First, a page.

Austin Urban Gardens

Raised Bed Gardening and Eating Well in Austin, Texas

Time to Plant Strawberries – Updated Post October 21, 2010

Filed under: Uncategorized — austinurbangardens @ 8:23 am
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My gardening time clock must be a little off this year, because it seems like I always plant strawberries when it it cold.  But, rather than defer to my inner gardener, I’ll refer to the experts telling me its time to plant strawberries.  Natural Gardener has its first batch of strawberry transplants, Chandler, Sequoia and Seascape.

Seascapes are described as large, sweet and hardy with superb flavor.

Chandler is a favorite for its large yields and long producing time.

The Sequoia variety is known for its large robust fruit, bearing from early Spring to Mid-summer.

Plant your strawberry plants in a sunny location in acidic soil.   Set plants about 12 to 15 inches apart.   Add a layer of mulch, straw or plastic sheeting around the plants to prevent weeds from growing and to conserve moisture.  They do equally well in pots or other containers such as Earthboxes or hanging baskets.  I’m going to plant some in an Earthbox to compare to growing them in the raised garden.
I have planted Chandlers and Sequoias historically, and one set of plants produced better than the other, but as usual, I did not mark them, so I can’t say which did best.  I’m going to try all three varieties this year and keep them well marked.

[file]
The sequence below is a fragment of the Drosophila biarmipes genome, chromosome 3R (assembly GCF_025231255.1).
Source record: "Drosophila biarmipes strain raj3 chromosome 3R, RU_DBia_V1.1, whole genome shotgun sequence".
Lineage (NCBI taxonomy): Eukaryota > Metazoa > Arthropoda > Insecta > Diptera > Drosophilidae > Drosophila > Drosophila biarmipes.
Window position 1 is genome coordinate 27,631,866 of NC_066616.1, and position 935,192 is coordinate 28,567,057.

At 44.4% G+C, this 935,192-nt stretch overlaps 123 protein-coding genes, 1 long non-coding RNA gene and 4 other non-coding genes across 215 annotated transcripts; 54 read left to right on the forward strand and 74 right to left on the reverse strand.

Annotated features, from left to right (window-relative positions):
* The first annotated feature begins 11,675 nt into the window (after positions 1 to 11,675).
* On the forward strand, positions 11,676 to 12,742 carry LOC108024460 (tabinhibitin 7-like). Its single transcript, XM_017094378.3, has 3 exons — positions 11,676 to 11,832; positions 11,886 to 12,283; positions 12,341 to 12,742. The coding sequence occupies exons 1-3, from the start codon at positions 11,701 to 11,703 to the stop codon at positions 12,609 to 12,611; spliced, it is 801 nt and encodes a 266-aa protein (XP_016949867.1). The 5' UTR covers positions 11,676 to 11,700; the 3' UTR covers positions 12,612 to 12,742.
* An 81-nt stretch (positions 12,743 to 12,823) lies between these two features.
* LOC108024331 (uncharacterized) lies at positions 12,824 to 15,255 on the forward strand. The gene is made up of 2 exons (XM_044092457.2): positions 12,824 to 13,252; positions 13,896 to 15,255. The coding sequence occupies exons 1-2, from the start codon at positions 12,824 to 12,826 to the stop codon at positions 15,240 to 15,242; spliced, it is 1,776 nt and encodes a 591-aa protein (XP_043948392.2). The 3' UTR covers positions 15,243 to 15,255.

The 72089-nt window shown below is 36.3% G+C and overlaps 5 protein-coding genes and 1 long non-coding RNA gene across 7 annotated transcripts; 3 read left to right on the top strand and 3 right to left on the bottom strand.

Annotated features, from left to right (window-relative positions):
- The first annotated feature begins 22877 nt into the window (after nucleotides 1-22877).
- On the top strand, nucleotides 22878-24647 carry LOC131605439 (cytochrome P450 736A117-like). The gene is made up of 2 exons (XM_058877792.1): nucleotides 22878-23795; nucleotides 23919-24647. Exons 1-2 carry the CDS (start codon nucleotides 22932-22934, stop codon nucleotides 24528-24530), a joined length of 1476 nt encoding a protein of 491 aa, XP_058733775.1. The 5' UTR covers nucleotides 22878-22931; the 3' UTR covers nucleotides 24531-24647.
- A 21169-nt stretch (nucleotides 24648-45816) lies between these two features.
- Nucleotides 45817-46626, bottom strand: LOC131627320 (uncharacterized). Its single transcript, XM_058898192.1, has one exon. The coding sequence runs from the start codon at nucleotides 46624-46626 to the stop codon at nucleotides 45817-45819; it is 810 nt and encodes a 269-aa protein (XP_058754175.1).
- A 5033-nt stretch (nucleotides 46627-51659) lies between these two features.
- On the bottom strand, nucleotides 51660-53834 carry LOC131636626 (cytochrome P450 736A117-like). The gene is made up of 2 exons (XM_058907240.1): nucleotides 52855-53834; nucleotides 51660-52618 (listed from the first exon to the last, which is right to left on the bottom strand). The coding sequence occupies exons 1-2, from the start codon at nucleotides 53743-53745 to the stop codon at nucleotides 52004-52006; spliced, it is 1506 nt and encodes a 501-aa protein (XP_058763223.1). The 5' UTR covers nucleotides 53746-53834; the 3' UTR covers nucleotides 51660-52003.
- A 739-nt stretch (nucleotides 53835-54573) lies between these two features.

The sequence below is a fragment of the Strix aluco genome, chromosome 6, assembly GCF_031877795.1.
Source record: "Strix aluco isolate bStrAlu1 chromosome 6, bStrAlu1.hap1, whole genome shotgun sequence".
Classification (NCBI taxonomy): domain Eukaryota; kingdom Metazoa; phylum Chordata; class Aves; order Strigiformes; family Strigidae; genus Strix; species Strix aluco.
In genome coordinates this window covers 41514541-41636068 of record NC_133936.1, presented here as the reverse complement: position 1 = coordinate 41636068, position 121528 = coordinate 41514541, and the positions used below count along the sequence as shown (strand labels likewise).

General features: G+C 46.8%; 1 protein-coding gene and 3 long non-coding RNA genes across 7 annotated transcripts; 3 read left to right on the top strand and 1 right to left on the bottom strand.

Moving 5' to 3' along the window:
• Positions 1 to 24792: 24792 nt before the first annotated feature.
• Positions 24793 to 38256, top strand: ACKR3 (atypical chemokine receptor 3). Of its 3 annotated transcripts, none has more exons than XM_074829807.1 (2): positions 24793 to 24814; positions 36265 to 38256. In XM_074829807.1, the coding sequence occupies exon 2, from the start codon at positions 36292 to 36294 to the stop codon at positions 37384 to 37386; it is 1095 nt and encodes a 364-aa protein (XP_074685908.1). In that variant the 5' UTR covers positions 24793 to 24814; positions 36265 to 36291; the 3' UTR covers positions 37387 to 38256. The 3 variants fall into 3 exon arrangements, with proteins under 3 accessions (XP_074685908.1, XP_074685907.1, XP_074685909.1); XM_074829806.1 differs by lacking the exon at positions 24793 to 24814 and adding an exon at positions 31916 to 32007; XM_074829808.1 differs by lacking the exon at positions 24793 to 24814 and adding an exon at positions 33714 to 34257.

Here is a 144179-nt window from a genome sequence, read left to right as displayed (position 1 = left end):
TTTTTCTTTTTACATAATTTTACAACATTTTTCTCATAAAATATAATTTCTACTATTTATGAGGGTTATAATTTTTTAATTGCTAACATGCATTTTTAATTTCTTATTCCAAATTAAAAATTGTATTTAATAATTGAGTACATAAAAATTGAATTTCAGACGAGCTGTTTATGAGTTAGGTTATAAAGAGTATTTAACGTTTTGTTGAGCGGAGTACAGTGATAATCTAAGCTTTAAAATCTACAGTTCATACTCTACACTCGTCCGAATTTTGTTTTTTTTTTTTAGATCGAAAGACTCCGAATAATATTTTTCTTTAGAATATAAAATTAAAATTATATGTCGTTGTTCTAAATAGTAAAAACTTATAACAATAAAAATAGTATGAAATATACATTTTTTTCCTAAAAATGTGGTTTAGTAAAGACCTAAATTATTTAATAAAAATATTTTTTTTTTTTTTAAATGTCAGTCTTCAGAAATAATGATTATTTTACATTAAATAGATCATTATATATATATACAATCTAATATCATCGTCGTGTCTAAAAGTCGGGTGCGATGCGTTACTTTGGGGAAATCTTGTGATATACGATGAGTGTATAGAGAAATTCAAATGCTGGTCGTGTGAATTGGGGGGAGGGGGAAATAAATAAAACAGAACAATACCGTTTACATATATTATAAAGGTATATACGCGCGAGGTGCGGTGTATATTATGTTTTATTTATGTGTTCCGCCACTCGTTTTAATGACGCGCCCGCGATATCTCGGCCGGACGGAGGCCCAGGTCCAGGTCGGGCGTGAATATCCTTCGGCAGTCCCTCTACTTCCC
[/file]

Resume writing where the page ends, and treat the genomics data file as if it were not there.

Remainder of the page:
Growing strawberries is extremely rewarding, and really very easy.  They require little care through the winter, but once Spring comes around they should be fertilized and will start to require more water.  Picking ripe, red, delicious strawberries out of your garden in the Spring and Summer is as good as it gets.

Newly Planted Strawberry Patch

Here was my strawberry patch last year, just after planting.   In looking for that photo, my last “Time to Plant Strawberries” post was 10/31/09, so we are right on target.

Strawberries in April

And I ate strawberries all Spring and part of the Summer.
Update: Just returned from Natural Gardener, and once I get the soil ready to plant, I’m good to go!  Finding the time to do any gardening in the next 3 days will be the hold up.

Meet the Chandlers, Sequoias and Seascapes

Woo Hoo!  I’m excited for the new generation of strawberries.


4 Responses to “Time to Plant Strawberries – Updated Post”

  1. Do you pinch your first flowers off, as some do, or leave them be? I pinched mine off last year because I heard the plant needs all its energy to strengthen its root system before producing fruit in the spring and summer. I’m wondering if I should do the same this year or not.

    • Hey Caroline,
      I do try to pinch the flowers off, but I’m not as meticulous about it as I could be. Some of the plants I got yesterday, have fruit on them which I’m tempted to leave, but probably shouldn’t.

  2. Claudia Says:

    hey Carla,
    I did well with Seascapes in the spring, in pots. They were indeed tasty. Two of my pots died in the summer but the last one is doing great. I will buy more next week and see what happens. I am keeping them in pots as I have run out of current garden beds. I almost went to Nat Gard today, too, but ran out of day 🙂

    • Hey Claudia,
      Good to hear, as I’ve never tried Seascapes before. I’m hoping to get my soil amended and get them in the ground late Saturday afternoon. I seem to keep running out of day, too. I hope to see you at Boggy Creek on Sunday for the Green Corn fundraiser. If not there, somewhere soon? Give my best to Pickles and tell him to keep out of the carrots. 🙂

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